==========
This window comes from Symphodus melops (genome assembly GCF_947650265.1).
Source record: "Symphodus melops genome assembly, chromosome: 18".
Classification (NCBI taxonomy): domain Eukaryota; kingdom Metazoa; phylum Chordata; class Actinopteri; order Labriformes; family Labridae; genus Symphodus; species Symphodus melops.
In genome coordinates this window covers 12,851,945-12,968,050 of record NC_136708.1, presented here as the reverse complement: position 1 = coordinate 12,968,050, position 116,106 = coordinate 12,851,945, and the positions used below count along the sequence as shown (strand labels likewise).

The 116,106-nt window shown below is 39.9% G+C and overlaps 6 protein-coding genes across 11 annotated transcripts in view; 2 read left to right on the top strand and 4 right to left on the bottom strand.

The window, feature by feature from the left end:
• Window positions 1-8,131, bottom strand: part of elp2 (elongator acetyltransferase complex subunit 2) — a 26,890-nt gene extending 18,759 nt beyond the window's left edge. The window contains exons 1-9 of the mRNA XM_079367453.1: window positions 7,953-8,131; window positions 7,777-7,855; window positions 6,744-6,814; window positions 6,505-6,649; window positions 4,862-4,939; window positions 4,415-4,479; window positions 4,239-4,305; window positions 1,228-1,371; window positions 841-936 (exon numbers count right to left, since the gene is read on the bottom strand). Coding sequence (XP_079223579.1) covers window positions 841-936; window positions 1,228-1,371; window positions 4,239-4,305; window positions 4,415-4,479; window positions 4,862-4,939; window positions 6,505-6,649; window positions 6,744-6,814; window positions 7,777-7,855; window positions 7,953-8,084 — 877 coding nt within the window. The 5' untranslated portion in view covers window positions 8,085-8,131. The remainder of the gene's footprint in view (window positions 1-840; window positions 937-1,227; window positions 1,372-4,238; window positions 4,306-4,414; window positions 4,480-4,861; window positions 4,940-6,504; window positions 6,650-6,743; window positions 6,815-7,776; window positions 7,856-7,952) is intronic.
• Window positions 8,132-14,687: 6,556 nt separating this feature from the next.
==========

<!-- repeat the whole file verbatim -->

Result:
This window comes from Symphodus melops (genome assembly GCF_947650265.1).
Source record: "Symphodus melops genome assembly, chromosome: 18".
Classification (NCBI taxonomy): domain Eukaryota; kingdom Metazoa; phylum Chordata; class Actinopteri; order Labriformes; family Labridae; genus Symphodus; species Symphodus melops.
In genome coordinates this window covers 12,851,945-12,968,050 of record NC_136708.1, presented here as the reverse complement: position 1 = coordinate 12,968,050, position 116,106 = coordinate 12,851,945, and the positions used below count along the sequence as shown (strand labels likewise).

The 116,106-nt window shown below is 39.9% G+C and overlaps 6 protein-coding genes across 11 annotated transcripts in view; 2 read left to right on the top strand and 4 right to left on the bottom strand.

The window, feature by feature from the left end:
• Window positions 1-8,131, bottom strand: part of elp2 (elongator acetyltransferase complex subunit 2) — a 26,890-nt gene extending 18,759 nt beyond the window's left edge. The window contains exons 1-9 of the mRNA XM_079367453.1: window positions 7,953-8,131; window positions 7,777-7,855; window positions 6,744-6,814; window positions 6,505-6,649; window positions 4,862-4,939; window positions 4,415-4,479; window positions 4,239-4,305; window positions 1,228-1,371; window positions 841-936 (exon numbers count right to left, since the gene is read on the bottom strand). Coding sequence (XP_079223579.1) covers window positions 841-936; window positions 1,228-1,371; window positions 4,239-4,305; window positions 4,415-4,479; window positions 4,862-4,939; window positions 6,505-6,649; window positions 6,744-6,814; window positions 7,777-7,855; window positions 7,953-8,084 — 877 coding nt within the window. The 5' untranslated portion in view covers window positions 8,085-8,131. The remainder of the gene's footprint in view (window positions 1-840; window positions 937-1,227; window positions 1,372-4,238; window positions 4,306-4,414; window positions 4,480-4,861; window positions 4,940-6,504; window positions 6,650-6,743; window positions 6,815-7,776; window positions 7,856-7,952) is intronic.
• Window positions 8,132-14,687: 6,556 nt separating this feature from the next.